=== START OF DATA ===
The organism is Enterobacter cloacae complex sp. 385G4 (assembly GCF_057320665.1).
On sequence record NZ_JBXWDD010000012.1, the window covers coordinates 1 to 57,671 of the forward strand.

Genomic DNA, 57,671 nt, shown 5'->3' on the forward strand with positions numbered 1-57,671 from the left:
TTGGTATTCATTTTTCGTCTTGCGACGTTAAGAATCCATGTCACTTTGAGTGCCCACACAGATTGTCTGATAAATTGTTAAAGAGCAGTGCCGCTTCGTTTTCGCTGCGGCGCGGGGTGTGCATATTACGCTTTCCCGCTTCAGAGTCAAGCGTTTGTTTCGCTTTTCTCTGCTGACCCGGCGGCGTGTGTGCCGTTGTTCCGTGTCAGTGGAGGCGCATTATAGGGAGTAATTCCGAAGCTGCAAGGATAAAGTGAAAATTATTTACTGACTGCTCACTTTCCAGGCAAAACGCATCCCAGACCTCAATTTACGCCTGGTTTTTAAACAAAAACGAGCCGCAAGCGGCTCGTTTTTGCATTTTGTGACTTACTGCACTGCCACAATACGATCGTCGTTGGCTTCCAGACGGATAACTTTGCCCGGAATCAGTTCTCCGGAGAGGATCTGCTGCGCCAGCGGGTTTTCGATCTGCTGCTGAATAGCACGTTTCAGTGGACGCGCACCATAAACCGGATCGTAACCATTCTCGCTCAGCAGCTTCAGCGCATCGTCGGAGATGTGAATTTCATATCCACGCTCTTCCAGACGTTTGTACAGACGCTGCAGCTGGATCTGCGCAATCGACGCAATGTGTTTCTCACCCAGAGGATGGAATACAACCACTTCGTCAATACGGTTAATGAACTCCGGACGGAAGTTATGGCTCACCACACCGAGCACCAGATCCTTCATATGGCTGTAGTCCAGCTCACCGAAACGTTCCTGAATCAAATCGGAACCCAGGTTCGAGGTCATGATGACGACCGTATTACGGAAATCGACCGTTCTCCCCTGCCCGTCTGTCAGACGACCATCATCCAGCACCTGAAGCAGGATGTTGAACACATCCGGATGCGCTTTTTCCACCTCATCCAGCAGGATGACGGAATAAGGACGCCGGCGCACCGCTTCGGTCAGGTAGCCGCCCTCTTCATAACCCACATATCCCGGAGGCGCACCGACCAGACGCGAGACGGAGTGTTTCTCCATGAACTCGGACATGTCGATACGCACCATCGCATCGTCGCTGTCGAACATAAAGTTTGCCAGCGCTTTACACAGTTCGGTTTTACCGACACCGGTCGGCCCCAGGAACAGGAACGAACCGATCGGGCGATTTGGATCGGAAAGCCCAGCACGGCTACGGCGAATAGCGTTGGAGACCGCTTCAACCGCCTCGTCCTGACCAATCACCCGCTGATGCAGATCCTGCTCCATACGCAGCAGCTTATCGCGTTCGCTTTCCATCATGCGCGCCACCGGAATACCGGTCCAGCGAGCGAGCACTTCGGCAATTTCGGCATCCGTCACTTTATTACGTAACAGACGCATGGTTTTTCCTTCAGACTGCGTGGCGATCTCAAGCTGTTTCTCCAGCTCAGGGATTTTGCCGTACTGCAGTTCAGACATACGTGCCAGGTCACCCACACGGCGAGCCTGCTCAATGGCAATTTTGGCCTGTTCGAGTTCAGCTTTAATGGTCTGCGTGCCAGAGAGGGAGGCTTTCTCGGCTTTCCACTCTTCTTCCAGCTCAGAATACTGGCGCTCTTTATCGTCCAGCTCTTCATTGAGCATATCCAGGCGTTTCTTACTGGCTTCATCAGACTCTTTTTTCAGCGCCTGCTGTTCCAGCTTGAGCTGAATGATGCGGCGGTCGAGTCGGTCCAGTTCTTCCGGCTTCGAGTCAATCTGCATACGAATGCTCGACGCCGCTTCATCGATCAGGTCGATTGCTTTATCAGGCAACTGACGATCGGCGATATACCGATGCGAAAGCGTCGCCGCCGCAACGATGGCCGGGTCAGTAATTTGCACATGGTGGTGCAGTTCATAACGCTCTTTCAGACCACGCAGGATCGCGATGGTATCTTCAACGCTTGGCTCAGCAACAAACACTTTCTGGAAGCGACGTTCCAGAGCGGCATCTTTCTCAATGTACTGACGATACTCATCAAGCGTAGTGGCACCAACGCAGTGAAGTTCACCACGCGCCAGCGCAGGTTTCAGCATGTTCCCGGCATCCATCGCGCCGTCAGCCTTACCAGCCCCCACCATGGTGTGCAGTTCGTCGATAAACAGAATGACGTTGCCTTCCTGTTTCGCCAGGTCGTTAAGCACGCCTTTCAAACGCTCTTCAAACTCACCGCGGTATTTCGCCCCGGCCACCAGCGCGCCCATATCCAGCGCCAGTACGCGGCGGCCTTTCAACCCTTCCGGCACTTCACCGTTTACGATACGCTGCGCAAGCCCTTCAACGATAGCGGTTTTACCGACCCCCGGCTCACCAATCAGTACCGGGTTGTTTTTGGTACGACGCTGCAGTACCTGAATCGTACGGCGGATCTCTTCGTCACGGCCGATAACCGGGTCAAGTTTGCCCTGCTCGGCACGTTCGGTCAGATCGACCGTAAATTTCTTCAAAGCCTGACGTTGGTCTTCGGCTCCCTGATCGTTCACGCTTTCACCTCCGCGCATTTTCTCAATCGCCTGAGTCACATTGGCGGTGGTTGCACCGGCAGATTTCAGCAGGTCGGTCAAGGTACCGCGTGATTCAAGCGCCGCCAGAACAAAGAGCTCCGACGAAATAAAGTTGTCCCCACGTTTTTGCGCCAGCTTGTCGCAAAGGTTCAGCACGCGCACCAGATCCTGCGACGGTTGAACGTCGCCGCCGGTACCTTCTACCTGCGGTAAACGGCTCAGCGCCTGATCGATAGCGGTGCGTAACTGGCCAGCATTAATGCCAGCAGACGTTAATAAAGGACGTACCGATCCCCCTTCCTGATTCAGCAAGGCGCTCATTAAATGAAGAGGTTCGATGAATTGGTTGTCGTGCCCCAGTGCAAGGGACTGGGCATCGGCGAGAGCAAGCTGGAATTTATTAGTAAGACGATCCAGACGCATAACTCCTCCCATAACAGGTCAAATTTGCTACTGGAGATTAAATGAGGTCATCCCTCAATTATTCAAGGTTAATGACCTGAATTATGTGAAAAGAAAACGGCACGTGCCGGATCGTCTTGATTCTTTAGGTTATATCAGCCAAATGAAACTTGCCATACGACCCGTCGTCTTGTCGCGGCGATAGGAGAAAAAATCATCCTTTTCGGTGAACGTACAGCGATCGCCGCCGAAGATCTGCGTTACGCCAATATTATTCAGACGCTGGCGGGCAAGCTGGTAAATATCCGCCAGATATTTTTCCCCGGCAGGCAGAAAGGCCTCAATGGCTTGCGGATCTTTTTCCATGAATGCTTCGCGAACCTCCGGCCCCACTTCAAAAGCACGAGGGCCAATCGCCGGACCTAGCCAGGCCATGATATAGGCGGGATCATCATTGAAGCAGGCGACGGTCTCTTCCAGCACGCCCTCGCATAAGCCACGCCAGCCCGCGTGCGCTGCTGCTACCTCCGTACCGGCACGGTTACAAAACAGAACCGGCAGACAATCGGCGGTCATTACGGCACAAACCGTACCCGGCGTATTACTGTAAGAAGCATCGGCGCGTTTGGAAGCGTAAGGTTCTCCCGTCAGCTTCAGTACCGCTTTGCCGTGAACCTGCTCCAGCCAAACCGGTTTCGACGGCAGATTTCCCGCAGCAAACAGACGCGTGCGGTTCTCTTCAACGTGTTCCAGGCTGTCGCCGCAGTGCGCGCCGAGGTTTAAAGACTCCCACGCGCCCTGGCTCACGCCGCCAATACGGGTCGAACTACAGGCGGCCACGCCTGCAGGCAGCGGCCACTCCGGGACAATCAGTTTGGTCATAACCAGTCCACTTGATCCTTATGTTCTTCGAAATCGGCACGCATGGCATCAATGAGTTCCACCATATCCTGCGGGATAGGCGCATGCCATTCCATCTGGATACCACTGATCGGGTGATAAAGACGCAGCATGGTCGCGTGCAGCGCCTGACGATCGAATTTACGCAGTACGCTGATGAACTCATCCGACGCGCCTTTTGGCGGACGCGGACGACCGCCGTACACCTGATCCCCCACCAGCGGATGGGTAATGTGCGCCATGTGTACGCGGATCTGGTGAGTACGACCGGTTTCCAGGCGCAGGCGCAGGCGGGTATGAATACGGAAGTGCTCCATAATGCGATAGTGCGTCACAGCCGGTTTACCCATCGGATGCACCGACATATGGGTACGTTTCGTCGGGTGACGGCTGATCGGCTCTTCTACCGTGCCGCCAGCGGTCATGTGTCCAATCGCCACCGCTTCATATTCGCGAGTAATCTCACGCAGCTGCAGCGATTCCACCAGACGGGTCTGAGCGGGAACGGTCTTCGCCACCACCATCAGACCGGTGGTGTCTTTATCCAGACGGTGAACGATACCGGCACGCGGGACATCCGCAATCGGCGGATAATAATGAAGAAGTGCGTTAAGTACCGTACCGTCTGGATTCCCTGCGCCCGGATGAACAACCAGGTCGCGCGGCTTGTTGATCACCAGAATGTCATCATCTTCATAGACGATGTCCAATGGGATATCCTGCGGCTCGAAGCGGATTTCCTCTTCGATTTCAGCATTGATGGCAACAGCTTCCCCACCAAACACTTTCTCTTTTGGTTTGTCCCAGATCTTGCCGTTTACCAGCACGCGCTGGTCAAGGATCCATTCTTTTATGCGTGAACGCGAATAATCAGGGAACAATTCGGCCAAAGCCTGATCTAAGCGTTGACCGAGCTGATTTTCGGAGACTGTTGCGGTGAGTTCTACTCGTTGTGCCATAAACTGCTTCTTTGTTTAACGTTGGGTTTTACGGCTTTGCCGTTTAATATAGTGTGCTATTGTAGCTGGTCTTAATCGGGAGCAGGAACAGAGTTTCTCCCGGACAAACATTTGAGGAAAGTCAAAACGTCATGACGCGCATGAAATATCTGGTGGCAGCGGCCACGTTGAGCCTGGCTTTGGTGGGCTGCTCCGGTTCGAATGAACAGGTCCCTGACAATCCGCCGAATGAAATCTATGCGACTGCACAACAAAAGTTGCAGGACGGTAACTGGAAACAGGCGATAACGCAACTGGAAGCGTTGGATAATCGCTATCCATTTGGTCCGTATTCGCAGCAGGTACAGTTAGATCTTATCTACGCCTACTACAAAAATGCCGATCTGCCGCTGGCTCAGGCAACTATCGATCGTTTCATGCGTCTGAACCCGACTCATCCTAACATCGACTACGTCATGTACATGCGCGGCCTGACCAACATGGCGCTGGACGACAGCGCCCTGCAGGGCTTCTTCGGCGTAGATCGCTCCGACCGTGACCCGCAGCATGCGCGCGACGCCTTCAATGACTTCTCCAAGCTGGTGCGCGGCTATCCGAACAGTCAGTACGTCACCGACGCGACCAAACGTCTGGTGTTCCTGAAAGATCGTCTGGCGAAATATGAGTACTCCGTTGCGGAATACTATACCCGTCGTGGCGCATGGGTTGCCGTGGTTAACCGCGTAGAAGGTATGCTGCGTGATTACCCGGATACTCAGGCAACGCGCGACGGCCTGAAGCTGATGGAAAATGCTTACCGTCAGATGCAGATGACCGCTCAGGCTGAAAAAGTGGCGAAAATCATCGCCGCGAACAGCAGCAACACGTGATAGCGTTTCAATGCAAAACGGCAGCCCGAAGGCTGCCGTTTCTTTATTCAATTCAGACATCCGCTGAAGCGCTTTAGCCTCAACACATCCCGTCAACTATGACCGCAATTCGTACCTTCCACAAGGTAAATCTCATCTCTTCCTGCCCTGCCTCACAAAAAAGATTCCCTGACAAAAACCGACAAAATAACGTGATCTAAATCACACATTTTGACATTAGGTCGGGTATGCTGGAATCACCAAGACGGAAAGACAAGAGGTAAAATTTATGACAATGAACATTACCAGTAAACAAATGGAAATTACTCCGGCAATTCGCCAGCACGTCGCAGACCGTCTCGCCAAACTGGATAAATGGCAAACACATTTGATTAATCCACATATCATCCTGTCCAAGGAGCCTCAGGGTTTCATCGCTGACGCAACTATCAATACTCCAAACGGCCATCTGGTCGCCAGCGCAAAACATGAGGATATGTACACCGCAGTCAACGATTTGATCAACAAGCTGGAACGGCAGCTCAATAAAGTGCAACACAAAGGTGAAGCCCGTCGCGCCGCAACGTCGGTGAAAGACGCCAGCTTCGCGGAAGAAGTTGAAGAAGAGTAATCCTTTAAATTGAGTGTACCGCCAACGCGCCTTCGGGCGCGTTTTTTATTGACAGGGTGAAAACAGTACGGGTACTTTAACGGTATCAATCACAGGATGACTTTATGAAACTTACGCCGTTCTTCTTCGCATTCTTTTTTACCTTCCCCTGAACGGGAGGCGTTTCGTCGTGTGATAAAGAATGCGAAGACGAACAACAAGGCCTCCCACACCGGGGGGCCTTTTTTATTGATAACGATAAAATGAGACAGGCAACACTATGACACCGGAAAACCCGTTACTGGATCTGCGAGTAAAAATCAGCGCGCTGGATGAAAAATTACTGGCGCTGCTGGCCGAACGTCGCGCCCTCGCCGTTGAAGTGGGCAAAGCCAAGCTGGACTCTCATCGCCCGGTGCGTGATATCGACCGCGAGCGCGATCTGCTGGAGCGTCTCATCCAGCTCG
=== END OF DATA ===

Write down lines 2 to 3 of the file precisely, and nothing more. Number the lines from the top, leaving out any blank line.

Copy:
On sequence record NZ_JBXWDD010000012.1, the window covers coordinates 1 to 57,671 of the forward strand.

Genomic DNA, 57,671 nt, shown 5'->3' on the forward strand with positions numbered 1-57,671 from the left: